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Gill Furniss MP questions Government about Iran nuclear deal

Gill Furniss asked the Secretary of State for Foreign and Commonwealth Affairs “what the Government’s policy is on the maintenance of Iran Nuclear Deal.”

Andrew Murrison, Minister of State for Foreign and Commonwealth Office, responded that “We are clear that maintaining this deal is critical to our national security interests; the British Government is working with our European partners to ensure it is upheld as long as Iran continues to meet its nuclear commitments in full. We are urging Iran not to take escalatory steps and to continue to meet its commitments under the deal. While Iran is in compliance, we remain fully committed to the Joint Comprehensive Plan of Action, a key achievement of the global nuclear non-proliferation architecture, which is in our shared security interests.”

Lord Taylor of Warwick questions government on Iran

Lord Taylor of Warwick asked her Majesty’s Government “what plans they have to review the UK’s participation in the Iran nuclear agreement following escalating tensions in the region.”

Lord Ahmad of Wimbledon, Minister of State for Foreign and Commonwealth Office responded “​We regard the Joint Comprehensive Plan of Action (JCPoA) as a crucial agreement that makes the world a safer place by neutralising the threat of a nuclear-armed Iran. We are urging Iran not to take escalatory steps and to continue to meet its commitments under the deal. While Iran is in compliance, we remain fully committed to the JCPoA, a key achievement of the global nuclear non-proliferation architecture, which is in our shared security interests.

Westminster tweets of the week

 

Luke Pollard MP submits ten minute rule motion on recycling nuclear submarines

Luke Pollard MP submitted a motion to parliament “that leave be given to bring in a Bill to require the Government to prepare a strategy for recycling out-of-service Royal Navy nuclear submarines and to report annually on progress, to consult on extending decommissioning powers in Part 1 of the Energy Act 2004 to include the recycling of Royal Navy nuclear submarines, and to publish estimates of the taxpayer liability associated with such submarines; and for connected purposes.”

See full text here.

Public Accounts Committee release report on failure to decommission nuclear submarines

The Ministry of Defence has been criticised in a newly released report from the Public Accounts Committee for their failure to decommission old nuclear submarines , creating an “unacceptable and unnecessary problem.”  The report criticised the “glacial pace” of decommissiong the submarines and highlighted the “extortionate storage and maintenance costs which are now costing the taxpayer £30million per year.”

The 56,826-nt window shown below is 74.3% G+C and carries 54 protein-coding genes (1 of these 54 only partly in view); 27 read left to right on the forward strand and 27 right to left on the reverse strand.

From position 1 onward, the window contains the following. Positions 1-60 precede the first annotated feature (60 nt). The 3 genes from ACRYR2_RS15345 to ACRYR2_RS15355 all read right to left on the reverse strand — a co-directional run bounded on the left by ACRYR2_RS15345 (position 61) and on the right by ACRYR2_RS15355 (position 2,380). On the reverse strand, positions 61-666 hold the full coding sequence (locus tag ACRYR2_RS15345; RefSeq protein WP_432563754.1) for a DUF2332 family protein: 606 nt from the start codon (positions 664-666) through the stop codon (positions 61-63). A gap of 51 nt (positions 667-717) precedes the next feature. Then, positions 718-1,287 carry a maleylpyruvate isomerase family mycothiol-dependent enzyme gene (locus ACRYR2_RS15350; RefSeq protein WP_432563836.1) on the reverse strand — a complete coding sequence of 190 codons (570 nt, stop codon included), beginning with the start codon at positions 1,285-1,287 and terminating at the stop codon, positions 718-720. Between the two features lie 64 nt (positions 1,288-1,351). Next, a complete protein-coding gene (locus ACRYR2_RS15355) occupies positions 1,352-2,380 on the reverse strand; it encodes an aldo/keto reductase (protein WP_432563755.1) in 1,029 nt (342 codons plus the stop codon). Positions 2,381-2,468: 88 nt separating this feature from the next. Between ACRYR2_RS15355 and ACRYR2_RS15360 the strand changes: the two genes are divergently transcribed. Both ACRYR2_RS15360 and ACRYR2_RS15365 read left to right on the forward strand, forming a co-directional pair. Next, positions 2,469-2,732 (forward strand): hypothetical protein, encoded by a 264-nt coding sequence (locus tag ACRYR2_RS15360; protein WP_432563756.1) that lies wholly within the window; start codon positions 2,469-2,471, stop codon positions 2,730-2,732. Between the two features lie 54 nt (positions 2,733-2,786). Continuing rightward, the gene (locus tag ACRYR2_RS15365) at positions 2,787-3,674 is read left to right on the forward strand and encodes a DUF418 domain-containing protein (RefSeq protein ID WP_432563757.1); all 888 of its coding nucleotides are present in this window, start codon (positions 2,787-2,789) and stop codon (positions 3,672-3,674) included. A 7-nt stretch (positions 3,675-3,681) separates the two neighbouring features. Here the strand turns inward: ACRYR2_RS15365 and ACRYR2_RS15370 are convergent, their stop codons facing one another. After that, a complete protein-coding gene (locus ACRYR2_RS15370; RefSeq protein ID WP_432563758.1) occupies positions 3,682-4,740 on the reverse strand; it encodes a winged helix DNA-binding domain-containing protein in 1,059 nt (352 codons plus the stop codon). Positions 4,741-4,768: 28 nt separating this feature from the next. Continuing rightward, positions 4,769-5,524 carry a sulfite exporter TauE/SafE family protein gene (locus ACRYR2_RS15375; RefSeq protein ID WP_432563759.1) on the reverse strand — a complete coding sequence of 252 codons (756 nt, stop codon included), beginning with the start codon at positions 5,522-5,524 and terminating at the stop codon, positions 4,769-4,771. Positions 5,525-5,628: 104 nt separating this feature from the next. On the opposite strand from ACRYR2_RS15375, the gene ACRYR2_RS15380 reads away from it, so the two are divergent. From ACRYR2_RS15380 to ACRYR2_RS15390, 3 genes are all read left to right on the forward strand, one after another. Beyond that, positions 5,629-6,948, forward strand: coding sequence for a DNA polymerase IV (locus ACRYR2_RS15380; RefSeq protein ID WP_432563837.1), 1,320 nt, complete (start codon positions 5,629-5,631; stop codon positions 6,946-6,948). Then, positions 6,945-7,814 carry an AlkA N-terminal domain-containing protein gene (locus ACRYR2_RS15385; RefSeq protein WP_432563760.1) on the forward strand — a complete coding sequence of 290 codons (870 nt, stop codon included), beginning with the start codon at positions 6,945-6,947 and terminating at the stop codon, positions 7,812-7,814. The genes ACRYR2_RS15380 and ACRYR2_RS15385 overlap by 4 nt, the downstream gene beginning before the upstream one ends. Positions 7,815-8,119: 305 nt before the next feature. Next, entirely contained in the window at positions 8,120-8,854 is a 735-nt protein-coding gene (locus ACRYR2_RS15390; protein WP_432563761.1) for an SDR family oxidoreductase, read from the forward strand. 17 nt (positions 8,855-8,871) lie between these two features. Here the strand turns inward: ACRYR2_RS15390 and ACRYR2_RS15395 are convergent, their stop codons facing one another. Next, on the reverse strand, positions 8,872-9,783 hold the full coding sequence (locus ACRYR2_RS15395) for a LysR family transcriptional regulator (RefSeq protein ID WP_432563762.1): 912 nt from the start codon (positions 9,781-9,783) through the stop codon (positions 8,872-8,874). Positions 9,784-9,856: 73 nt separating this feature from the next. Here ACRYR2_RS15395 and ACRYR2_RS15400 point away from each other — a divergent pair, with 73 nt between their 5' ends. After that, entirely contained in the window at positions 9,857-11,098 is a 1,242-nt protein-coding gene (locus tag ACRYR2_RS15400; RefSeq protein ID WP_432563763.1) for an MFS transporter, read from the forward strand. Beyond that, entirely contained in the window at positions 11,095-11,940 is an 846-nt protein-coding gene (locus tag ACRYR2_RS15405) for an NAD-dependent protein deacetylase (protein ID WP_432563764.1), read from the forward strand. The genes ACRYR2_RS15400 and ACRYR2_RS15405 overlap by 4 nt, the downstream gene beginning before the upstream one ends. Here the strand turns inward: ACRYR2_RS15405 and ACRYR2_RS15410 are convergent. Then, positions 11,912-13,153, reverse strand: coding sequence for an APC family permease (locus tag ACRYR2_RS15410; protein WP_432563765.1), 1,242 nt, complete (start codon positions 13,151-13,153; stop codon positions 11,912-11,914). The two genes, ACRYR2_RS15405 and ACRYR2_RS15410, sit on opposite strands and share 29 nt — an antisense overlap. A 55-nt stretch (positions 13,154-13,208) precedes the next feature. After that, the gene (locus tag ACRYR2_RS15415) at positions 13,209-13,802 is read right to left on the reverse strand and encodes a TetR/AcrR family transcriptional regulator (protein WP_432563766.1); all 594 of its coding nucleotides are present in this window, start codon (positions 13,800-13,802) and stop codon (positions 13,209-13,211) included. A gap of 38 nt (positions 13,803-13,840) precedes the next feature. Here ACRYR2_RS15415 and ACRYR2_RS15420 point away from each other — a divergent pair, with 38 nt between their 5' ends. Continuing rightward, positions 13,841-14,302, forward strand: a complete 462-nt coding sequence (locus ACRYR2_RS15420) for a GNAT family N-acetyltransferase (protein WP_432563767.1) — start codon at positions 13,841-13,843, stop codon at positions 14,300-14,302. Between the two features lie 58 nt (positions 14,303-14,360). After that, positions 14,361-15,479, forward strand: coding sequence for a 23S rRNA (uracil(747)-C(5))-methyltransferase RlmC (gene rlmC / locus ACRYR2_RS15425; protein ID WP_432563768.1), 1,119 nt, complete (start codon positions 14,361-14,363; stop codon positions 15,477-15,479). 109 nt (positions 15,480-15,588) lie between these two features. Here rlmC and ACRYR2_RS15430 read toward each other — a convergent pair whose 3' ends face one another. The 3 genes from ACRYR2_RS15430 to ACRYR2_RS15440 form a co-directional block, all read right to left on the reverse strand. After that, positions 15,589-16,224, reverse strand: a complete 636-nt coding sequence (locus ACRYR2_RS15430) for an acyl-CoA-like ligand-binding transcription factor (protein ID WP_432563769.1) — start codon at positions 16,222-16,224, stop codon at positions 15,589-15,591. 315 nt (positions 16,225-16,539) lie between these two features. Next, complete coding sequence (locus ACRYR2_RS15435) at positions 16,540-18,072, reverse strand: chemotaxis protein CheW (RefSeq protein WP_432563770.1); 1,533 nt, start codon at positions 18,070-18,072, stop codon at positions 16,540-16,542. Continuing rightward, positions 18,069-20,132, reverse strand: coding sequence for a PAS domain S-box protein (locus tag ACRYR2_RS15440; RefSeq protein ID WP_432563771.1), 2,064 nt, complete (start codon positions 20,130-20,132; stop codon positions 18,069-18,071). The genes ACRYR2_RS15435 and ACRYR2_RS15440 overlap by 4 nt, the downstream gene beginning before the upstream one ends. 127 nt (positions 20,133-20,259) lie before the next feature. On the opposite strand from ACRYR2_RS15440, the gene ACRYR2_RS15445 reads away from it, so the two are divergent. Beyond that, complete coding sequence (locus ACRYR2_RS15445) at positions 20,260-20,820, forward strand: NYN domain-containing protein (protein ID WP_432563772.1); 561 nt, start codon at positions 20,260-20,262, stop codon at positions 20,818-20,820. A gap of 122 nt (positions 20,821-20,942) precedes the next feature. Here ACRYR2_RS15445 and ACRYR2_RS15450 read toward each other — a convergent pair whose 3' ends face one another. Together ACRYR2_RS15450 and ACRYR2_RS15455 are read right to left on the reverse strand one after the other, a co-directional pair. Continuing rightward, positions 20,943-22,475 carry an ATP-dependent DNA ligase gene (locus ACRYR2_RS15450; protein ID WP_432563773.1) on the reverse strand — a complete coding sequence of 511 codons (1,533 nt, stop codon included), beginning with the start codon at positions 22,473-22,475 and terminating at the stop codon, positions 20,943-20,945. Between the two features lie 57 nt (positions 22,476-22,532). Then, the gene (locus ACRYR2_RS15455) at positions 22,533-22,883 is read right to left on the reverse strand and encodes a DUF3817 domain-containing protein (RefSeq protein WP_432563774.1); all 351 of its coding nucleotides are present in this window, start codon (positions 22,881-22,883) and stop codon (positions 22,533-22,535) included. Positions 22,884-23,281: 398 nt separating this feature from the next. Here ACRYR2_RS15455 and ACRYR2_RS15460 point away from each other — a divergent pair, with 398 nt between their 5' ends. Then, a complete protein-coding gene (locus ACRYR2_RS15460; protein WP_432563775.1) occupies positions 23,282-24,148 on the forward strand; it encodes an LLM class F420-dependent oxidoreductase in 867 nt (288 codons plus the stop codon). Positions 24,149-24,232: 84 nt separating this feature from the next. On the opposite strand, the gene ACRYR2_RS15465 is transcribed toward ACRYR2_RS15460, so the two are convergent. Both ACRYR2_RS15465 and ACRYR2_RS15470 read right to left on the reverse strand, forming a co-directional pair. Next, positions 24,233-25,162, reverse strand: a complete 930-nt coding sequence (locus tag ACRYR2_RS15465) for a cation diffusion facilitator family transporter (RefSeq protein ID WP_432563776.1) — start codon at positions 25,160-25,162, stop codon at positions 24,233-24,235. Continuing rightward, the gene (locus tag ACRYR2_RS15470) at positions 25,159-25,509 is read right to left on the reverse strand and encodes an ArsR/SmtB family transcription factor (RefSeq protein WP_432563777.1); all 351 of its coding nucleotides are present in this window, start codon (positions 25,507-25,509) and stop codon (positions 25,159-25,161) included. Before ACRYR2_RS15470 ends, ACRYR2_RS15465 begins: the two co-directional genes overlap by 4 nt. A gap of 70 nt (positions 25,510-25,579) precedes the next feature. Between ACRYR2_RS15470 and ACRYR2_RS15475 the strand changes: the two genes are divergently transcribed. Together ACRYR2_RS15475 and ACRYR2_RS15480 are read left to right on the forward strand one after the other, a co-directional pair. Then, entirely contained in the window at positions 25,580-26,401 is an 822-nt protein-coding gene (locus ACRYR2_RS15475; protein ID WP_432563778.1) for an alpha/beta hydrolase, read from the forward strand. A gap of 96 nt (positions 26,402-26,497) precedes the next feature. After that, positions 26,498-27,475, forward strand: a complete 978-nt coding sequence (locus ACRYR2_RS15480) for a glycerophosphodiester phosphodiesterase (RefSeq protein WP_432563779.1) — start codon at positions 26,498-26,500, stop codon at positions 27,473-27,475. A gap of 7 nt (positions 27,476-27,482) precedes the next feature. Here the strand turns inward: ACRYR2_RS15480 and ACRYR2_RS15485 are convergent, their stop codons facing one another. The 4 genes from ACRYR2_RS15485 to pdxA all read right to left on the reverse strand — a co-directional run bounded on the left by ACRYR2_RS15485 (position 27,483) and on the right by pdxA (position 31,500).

This follows on from a report released by the National Audit Office in April criticising the Ministry of Defence’s response to the submarine decommissioning and highlighting that £500million had already been spent on maintaining and disposing of the subs, with a predicted £7.5 billion needed to continue to maintain and store them.

Marquess of Lothian questions Government on nuclear weapons use risk

The Marquess of Lothian asked Her Majesty’s Government “what assessment they have made of reports that Renata Dwan, Director of the UN Institute for Disarmament Research, warned on 21 May that the risk of nuclear weapons being used is at its highest since World War Two, and that the world should take this threat more seriously.”

Earl Howe, Minister of State for the Ministry of Defence responded “Today’s security climate is challenging, with the threats faced by the United Kingdom increasing in scale, diversity and complexity. However, Her Majesty’s Government does not believe that the risk of nuclear war is greater today than it was during the Cold War.

While the operation of an independent, minimum, credible nuclear deterrent continues to be necessary to protect the United Kingdom from the most extreme threats to our national security and way of life, the UK has taken a number of unilateral actions that build confidence and reduce international tensions. Our negative security assurances, as set out in the 2015 Strategic Defence and Security Review, are designed to give Non-Nuclear Weapons States in compliance with the nuclear Non-Proliferation Treaty confidence that nuclear weapons will not be used against them. Further, since 1994, UK Trident missiles have not been targeted at any State; our Vanguard class submarines are at several days’ notice to fire; only the Prime Minister has the authority to launch nuclear weapons maintaining political control at all times; and the UK has been transparent about its nuclear capability, including missile and warhead numbers.

The Government is committed to the long-term goal of a world without nuclear weapons and continues to work internationally, within the framework of the nuclear Non-Proliferation Treaty, towards achieving the conditions in which all nuclear weapons possessor states are willing to relinquish their nuclear weapons.”

Westminster tweets of the week